Often hailed as the first documentary — though both the “first” and “documentary” parts of that are up for debate — Nanook of the North is a watershed moment of cinema. Unlike plenty of historic firsts of early cinema, Nanook remains a compelling watch a century later.
The story of the making of Nanook of the North is nearly as famous as the film itself: Robert J. Flaherty filmed a bunch of footage in the frigid Canadian cold, only to accidentally burn all of his negatives with a cigarette butt. His editing print survived, but he disliked the footage enough to return north and film for another year, this time focusing on a specific Inuit family.
(Incidentally, I learned while watching why the story is so well known: The film opens with intertitles explaining this.)
The resultant film is imminently watchable for a number of reasons. First and foremost, the footage is incredible. You can feel the bitter cold popping off the screen, with some thrilling moments of true danger. The numerous hunting sequences are tense and kinetic, and even the lower-key segments like building an igloo are fascinating. All of the episodes flow quickly, never leaving room for boredom.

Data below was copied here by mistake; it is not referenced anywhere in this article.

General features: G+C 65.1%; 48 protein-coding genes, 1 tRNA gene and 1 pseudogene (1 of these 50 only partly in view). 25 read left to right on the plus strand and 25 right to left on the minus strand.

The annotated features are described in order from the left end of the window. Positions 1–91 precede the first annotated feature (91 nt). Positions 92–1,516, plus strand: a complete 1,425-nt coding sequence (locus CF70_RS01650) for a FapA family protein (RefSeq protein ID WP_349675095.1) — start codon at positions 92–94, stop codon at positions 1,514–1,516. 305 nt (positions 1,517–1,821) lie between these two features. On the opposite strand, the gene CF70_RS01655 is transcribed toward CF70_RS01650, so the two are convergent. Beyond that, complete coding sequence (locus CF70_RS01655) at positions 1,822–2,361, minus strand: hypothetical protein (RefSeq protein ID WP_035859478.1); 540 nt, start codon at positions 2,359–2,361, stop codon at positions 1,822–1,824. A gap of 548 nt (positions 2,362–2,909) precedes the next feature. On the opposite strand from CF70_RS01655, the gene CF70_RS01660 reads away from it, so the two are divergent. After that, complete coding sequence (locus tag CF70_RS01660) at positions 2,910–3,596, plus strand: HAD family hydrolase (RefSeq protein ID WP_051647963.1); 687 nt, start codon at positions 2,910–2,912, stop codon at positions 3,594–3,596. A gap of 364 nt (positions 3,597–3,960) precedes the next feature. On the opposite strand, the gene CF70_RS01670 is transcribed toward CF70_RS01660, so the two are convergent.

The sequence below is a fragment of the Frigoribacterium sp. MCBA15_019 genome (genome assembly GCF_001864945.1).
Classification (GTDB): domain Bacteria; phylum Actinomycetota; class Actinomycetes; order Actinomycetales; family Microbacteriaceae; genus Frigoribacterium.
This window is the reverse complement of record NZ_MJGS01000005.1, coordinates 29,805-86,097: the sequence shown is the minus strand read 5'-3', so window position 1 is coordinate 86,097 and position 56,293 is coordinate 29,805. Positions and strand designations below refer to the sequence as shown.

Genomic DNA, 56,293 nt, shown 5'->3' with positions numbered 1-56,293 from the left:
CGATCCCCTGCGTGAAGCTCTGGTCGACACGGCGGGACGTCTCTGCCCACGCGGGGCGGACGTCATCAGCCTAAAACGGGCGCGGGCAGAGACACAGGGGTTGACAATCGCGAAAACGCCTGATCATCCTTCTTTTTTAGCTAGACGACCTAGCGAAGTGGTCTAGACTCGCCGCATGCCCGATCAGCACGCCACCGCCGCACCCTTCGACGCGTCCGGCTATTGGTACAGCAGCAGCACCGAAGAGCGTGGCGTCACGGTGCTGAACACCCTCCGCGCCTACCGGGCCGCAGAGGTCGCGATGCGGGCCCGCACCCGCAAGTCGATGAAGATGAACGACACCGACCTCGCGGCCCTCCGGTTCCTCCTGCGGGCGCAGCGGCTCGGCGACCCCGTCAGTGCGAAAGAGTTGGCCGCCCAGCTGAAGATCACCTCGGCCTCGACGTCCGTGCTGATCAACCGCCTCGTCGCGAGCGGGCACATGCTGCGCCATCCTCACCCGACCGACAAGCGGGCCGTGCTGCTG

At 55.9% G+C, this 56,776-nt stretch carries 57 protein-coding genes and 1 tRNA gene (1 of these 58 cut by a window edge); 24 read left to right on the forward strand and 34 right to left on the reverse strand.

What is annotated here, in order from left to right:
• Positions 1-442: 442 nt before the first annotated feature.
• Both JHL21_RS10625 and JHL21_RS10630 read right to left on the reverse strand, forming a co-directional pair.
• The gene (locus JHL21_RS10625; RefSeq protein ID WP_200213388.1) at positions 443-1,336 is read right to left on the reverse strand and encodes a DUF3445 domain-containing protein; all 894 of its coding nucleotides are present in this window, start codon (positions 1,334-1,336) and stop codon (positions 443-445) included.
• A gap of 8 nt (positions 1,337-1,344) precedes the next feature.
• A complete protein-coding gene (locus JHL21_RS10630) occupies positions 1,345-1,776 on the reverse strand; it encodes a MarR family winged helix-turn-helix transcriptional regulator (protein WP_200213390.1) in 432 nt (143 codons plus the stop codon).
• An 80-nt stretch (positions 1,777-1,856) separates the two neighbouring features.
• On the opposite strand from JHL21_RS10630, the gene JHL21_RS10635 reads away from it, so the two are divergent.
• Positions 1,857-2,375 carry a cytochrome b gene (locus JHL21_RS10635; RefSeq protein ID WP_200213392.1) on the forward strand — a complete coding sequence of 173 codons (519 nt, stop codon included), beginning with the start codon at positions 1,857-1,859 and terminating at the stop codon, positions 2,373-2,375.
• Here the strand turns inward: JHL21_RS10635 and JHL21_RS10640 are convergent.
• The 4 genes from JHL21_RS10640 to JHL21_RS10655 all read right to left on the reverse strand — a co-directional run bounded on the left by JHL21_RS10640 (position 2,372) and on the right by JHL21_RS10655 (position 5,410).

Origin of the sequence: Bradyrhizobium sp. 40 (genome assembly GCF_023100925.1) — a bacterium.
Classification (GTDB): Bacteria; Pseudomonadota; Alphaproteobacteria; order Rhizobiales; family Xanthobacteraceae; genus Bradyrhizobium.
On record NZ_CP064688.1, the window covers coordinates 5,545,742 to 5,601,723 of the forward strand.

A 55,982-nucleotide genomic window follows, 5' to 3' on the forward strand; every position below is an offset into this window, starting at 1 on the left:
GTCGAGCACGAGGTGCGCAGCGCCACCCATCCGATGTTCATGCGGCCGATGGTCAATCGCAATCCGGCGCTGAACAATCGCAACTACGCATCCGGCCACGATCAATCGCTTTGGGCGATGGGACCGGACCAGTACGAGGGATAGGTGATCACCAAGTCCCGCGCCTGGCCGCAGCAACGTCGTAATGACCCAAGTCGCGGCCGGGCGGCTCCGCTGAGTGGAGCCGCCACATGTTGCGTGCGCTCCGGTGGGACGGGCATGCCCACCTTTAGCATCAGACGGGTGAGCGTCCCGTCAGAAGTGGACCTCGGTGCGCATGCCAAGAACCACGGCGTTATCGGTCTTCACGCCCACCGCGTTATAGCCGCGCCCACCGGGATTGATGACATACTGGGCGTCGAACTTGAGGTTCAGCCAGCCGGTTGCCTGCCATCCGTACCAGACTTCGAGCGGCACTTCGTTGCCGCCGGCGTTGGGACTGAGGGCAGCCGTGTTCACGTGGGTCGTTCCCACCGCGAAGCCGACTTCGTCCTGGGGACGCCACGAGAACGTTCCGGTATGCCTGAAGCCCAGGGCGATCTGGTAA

Better yet, there’s tremendous humanity in the film. Nanook, as he’s called (Allakariallak was his real name), and his companions form a family full of personality. Even in 80 busy minutes, the film makes space for us to get to know the characters and their tics.
All in all, it gets a recommendation from me as a pleasant historical artifact, but there are some reasons to come in with some healthy skepticism.
First, the film is heavily staged and misleading. Nanook’s family isn’t really his family; many of the claims in the intertitles are exaggerated or fabricated; and Flaherty coached Allakariallak to avoid using some guns and other technology he normally would have in order to appear more untamed. There are some thorough write-ups of the inconsistencies if you’re curious (here’s one take). Ultimately, it doesn’t diminish how good the final footage is, but it does violate plenty of documentary no-nos in 2021, cheapens the film, and dehumanizes Allakariallak for supposed entertainment/fascination value.
Secondly, the film is unsurprisingly framed from a very imperalist view that frequently borders on racism. The film celebrates the “savage” and makes fun of his disconnection with the modern society we know. Then again, it’s 1922, and I found it less demeaning towards Nanook and his family than it could have been for much of the duration (minus some tacky segments where Nanook does some dopey bartering with a white man). Certainly, Flaherty conveys respect towards the film’s subjects and captures them with dignity most of the time.
Overall, Nanook is an influential film that manages to be thoroughly enjoyable, too, and given the time period, I’ll definitely take that.
(I’m attempting to watch 1001 Films to See Before Your Die in chronological order. This is film number 14. Up next is seminal horror film Nosferatu.)
Note: This review was originally published elsewhere. Please excuse brevity or inconsistencies in style. If you have questions or feedback, please leave a comment or contact me.